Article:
Dr. Luis Queral, a vascular surgeon and one of Mr. Dunmore's expert witnesses, testified that the bypass procedure could have been performed by removing a saphenous vein from Mr. Dunmore's other leg and then grafting it in such a manner as to avoid the infected region altogether, thereby restoring the flow of blood to the infected leg. According to Dr. Queral, the failure of Mr. Dunmore's physicians to perform this procedure at some point, either before or soon after the resection of the aneurysm, was a breach of the applicable standard of care. *fn6

After the operation, Mr. Dunmore began to have serious circulatory difficulties in his left leg. The pulse in the leg was greatly diminished. The leg itself became pale and caused him serious pain, and eventually he developed paralysis of the foot. After some time he noticed large black marks on his shin, and later on his toes and heel, which were not present before the surgery. His leg then began to turn purple and was cool to the touch, symptoms indicating a severe lack of oxygen to the leg. His groin infection also persisted. Finally, as a result of the circulatory failure, some of the tissues in Mr. Dunmore's left leg died and became gangrenous. As a consequence of the gangrene, a separate infection developed in his lower leg.

On July 14, roughly three weeks after the initial operation, Dr. Simpkins and his team once again tried to perform the bypass procedure. However, because of the infection in Mr. Dunmore's lower leg, the surgeons had to abort the procedure. Consequently, the flow of blood was never restored, and on August 11 the surgeons were forced to amputate Mr. Dunmore's left leg above the knee. Mr. Dunmore was discharged from D.C. General on August 27, 1987.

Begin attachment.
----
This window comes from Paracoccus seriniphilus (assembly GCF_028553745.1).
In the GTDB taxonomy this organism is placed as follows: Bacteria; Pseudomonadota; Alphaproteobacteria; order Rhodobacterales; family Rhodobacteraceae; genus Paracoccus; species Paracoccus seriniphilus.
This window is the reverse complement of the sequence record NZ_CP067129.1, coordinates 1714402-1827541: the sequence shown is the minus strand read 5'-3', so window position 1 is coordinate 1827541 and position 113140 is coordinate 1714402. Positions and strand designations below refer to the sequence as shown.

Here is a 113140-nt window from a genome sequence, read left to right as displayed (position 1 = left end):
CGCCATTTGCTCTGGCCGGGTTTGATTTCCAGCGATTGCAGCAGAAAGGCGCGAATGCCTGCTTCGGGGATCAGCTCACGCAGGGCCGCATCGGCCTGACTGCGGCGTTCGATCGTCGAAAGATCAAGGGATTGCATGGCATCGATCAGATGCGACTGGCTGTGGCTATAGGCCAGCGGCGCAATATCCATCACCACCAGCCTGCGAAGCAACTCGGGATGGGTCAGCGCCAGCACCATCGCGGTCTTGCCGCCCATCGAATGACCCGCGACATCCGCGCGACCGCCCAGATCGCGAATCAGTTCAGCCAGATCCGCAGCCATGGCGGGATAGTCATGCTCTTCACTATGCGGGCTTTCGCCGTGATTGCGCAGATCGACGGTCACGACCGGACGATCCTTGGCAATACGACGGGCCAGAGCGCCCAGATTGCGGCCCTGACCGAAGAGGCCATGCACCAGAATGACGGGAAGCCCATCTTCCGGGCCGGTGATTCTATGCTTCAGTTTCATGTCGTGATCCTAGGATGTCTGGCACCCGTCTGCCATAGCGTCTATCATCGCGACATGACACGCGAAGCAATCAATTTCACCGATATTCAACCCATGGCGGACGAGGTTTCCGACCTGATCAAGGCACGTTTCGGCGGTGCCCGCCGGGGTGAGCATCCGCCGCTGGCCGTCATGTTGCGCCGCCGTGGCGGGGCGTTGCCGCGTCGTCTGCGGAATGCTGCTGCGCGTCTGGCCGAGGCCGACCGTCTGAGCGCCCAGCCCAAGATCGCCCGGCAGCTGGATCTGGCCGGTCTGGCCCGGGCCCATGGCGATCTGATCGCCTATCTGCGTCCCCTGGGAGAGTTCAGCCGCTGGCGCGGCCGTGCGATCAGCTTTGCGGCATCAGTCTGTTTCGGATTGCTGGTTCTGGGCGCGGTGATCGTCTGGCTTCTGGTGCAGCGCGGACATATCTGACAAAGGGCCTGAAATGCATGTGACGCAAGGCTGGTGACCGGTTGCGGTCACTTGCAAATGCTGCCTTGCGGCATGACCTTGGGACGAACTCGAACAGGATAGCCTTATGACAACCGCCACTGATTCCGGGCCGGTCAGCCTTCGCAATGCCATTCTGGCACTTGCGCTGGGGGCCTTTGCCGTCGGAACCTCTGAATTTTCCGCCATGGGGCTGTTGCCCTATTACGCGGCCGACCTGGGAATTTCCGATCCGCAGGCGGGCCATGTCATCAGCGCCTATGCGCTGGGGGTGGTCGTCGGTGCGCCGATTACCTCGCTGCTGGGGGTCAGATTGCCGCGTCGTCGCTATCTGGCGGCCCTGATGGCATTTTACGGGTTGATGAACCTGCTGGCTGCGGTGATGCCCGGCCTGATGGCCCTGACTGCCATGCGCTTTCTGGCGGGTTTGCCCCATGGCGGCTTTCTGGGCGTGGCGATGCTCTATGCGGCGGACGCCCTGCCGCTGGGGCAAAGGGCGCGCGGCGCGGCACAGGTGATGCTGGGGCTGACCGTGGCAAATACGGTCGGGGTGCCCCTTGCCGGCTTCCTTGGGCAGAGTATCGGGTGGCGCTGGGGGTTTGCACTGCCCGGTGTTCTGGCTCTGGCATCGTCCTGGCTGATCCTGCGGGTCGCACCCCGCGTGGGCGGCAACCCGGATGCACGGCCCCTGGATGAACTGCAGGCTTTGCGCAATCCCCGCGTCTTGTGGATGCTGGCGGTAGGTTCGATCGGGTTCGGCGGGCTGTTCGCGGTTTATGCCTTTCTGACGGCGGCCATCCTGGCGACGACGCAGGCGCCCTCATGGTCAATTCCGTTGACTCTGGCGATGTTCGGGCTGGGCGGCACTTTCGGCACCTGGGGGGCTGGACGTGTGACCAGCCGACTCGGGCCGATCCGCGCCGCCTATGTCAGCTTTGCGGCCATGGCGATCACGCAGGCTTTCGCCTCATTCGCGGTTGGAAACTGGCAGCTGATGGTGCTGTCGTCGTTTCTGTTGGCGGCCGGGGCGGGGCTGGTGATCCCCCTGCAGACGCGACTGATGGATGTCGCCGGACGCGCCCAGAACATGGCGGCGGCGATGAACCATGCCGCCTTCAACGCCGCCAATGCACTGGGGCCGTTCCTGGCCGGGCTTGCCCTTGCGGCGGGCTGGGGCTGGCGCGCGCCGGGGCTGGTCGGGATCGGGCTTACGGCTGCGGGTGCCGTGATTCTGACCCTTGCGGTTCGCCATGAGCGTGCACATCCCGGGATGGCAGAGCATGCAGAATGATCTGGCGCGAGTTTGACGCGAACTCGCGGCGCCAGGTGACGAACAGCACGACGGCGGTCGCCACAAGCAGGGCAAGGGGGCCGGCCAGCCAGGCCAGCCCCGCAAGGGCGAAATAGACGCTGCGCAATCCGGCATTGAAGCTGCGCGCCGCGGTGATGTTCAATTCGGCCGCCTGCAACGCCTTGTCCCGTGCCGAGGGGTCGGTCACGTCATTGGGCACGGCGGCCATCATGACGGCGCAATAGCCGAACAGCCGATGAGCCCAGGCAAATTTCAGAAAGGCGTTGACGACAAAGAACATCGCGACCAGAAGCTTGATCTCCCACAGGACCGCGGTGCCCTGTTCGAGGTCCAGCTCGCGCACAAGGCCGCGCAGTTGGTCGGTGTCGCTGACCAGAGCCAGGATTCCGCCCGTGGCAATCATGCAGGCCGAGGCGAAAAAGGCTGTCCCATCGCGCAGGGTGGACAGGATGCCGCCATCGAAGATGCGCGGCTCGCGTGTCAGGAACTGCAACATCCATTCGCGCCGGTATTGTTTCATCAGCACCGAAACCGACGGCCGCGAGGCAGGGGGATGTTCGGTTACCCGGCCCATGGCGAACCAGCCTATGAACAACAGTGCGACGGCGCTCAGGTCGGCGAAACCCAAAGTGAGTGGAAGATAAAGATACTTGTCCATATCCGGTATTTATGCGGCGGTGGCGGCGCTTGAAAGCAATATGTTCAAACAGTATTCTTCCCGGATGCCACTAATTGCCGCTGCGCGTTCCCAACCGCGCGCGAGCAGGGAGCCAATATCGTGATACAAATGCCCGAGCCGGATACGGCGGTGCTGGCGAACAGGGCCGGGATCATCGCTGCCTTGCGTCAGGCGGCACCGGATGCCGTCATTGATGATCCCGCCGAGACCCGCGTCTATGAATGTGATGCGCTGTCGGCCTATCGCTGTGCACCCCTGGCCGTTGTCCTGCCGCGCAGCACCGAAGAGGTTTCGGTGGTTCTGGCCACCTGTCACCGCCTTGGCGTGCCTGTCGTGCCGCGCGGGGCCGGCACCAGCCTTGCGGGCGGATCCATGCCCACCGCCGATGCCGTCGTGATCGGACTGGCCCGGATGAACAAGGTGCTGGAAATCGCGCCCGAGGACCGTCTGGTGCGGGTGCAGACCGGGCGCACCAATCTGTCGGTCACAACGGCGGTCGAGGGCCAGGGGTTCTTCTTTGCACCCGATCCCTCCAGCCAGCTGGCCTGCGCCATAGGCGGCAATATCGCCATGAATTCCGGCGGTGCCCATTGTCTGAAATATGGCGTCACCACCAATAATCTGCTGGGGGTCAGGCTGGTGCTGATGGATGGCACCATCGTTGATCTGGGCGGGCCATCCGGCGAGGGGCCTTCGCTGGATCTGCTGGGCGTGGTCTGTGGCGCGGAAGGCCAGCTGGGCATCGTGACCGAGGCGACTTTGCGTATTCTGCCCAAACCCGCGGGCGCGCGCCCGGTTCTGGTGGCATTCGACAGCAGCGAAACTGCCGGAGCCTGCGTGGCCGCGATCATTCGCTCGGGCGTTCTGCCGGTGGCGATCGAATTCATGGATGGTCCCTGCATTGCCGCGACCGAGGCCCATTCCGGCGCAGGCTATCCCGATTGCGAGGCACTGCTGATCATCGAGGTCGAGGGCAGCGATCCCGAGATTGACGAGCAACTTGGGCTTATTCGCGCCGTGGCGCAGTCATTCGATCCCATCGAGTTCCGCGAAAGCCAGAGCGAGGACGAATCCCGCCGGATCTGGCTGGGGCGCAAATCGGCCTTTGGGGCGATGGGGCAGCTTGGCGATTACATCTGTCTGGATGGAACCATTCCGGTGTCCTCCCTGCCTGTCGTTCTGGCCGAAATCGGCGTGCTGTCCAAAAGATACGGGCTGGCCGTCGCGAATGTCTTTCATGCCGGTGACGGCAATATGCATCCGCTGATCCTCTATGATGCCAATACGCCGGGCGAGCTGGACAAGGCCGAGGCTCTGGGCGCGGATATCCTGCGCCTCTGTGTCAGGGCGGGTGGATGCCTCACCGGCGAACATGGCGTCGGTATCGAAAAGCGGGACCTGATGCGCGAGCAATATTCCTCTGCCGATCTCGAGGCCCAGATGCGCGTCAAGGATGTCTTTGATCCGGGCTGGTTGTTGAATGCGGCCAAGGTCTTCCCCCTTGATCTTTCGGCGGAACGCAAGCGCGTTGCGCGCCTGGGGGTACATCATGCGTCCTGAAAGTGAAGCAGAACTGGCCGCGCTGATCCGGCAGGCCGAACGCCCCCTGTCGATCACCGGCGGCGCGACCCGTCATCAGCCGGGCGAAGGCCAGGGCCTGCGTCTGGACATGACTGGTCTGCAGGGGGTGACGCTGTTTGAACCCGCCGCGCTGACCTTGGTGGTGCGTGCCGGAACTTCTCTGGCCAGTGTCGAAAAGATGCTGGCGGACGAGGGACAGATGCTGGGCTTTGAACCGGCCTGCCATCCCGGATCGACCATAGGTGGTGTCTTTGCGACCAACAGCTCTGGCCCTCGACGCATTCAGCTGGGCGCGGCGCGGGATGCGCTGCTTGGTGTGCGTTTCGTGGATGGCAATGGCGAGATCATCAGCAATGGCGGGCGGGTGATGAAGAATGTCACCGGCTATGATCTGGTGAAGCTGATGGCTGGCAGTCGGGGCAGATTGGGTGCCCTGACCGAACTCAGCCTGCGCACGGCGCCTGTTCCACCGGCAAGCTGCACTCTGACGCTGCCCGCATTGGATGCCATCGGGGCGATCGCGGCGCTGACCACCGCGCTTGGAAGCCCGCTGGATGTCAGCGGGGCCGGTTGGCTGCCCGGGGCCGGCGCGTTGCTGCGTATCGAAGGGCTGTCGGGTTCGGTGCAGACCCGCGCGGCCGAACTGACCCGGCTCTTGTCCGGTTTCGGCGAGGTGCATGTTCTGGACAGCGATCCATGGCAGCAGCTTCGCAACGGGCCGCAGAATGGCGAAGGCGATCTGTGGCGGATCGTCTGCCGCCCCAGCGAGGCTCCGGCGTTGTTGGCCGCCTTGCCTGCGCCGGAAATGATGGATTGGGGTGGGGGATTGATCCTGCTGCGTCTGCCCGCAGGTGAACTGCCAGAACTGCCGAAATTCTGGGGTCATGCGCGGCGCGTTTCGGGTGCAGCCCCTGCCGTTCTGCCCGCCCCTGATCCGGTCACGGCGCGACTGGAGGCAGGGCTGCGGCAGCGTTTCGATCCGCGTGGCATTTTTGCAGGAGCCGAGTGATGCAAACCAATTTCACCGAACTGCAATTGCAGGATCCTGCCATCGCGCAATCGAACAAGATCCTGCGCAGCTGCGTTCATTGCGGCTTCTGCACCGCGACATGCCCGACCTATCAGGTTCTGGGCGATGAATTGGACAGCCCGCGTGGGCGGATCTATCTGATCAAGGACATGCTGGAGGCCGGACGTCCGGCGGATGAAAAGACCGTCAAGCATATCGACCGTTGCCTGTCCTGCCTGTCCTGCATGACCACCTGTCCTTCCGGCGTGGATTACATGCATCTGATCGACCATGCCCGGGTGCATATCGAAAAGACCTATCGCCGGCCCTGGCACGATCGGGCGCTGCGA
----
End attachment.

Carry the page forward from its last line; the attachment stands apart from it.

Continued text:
Through his sister, Mildred Dunmore, Mr. Dunmore first sought legal representation on November 19, 1987, in contemplation of bringing a lawsuit. On that day Mildred Dunmore met with an attorney, Charles Smith, and asked him to "investigate the possibility of legal action against Howard University Hospital." Ms. Dunmore made no suggestion during this meeting that D.C. General had improperly treated her brother. *fn7 On January 12, 1988, Mr. Smith requested Mr. Dunmore's medical records from Howard University Hospital, which he received on March 15. These records shed little light on the case, however, prompting Mr. Smith to request Mr. Dunmore's medical records from D.C. General on March 22. *fn8

D.C. General mailed the records to Mr. Smith on or about April 8. After receiving the records on April 14, Mr. Smith reviewed them and "saw some things that indicated that [Mr. Dunmore] had not received the proper attention that he should have." The very next day, April 15, 1988, pursuant to D.C. Code § 12-309, Smith gave notice to the Mayor that Mr. Dunmore was seeking legal recourse against the District and D.C. General for medical malpractice. On November 2, 1988, Mr. Smith filed a negligence action on Mr. Dunmore's behalf against the District and D.C. General, asking for four million dollars in damages. *fn9

Before the first of two jury trials, the District filed a motion for summary judgment, arguing that Mr. Dunmore's case was time-barred under D.C. Code ยง 12-309. The District contended that the statutory six-month period within which a plaintiff must notify the Mayor of a claim against the District begins when the alleged injury occurs, not when the plaintiff has reason to believe that the District is or may be liable. Consequently, the District argued, the time within which Mr. Dunmore was required to give notice expired no later than February 11, 1988, six months after his leg was amputated; the notice sent by Mr. ...